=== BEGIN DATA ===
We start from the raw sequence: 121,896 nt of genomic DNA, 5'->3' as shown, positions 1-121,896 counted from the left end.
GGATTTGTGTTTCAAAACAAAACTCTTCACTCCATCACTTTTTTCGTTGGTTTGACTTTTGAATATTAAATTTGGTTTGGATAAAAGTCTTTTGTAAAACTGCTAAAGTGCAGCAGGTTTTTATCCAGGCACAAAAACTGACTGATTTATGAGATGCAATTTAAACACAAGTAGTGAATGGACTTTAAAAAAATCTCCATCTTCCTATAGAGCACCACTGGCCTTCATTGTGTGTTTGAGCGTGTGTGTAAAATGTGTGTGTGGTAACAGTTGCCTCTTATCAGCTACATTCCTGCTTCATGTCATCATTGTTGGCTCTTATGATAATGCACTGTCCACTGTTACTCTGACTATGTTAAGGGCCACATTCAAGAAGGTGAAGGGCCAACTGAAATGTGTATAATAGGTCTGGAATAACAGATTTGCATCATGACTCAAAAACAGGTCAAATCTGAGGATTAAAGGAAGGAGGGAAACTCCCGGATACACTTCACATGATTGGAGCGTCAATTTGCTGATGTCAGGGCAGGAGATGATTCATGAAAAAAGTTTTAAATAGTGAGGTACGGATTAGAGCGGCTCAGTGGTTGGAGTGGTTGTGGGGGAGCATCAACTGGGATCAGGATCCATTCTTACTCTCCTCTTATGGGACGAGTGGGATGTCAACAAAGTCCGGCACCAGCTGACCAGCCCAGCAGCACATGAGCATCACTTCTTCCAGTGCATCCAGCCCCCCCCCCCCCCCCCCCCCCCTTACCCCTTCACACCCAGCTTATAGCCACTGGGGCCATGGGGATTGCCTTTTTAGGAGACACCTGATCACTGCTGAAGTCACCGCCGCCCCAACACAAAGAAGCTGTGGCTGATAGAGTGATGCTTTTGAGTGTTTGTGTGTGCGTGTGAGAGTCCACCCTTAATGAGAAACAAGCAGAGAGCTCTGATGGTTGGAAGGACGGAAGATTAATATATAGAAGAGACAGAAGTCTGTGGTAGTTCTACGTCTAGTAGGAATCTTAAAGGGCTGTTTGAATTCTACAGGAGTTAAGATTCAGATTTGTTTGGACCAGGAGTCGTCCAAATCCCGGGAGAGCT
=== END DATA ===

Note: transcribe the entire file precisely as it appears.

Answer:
We start from the raw sequence: 121,896 nt of genomic DNA, 5'->3' as shown, positions 1-121,896 counted from the left end.
GGATTTGTGTTTCAAAACAAAACTCTTCACTCCATCACTTTTTTCGTTGGTTTGACTTTTGAATATTAAATTTGGTTTGGATAAAAGTCTTTTGTAAAACTGCTAAAGTGCAGCAGGTTTTTATCCAGGCACAAAAACTGACTGATTTATGAGATGCAATTTAAACACAAGTAGTGAATGGACTTTAAAAAAATCTCCATCTTCCTATAGAGCACCACTGGCCTTCATTGTGTGTTTGAGCGTGTGTGTAAAATGTGTGTGTGGTAACAGTTGCCTCTTATCAGCTACATTCCTGCTTCATGTCATCATTGTTGGCTCTTATGATAATGCACTGTCCACTGTTACTCTGACTATGTTAAGGGCCACATTCAAGAAGGTGAAGGGCCAACTGAAATGTGTATAATAGGTCTGGAATAACAGATTTGCATCATGACTCAAAAACAGGTCAAATCTGAGGATTAAAGGAAGGAGGGAAACTCCCGGATACACTTCACATGATTGGAGCGTCAATTTGCTGATGTCAGGGCAGGAGATGATTCATGAAAAAAGTTTTAAATAGTGAGGTACGGATTAGAGCGGCTCAGTGGTTGGAGTGGTTGTGGGGGAGCATCAACTGGGATCAGGATCCATTCTTACTCTCCTCTTATGGGACGAGTGGGATGTCAACAAAGTCCGGCACCAGCTGACCAGCCCAGCAGCACATGAGCATCACTTCTTCCAGTGCATCCAGCCCCCCCCCCCCCCCCCCCCCCCTTACCCCTTCACACCCAGCTTATAGCCACTGGGGCCATGGGGATTGCCTTTTTAGGAGACACCTGATCACTGCTGAAGTCACCGCCGCCCCAACACAAAGAAGCTGTGGCTGATAGAGTGATGCTTTTGAGTGTTTGTGTGTGCGTGTGAGAGTCCACCCTTAATGAGAAACAAGCAGAGAGCTCTGATGGTTGGAAGGACGGAAGATTAATATATAGAAGAGACAGAAGTCTGTGGTAGTTCTACGTCTAGTAGGAATCTTAAAGGGCTGTTTGAATTCTACAGGAGTTAAGATTCAGATTTGTTTGGACCAGGAGTCGTCCAAATCCCGGGAGAGCT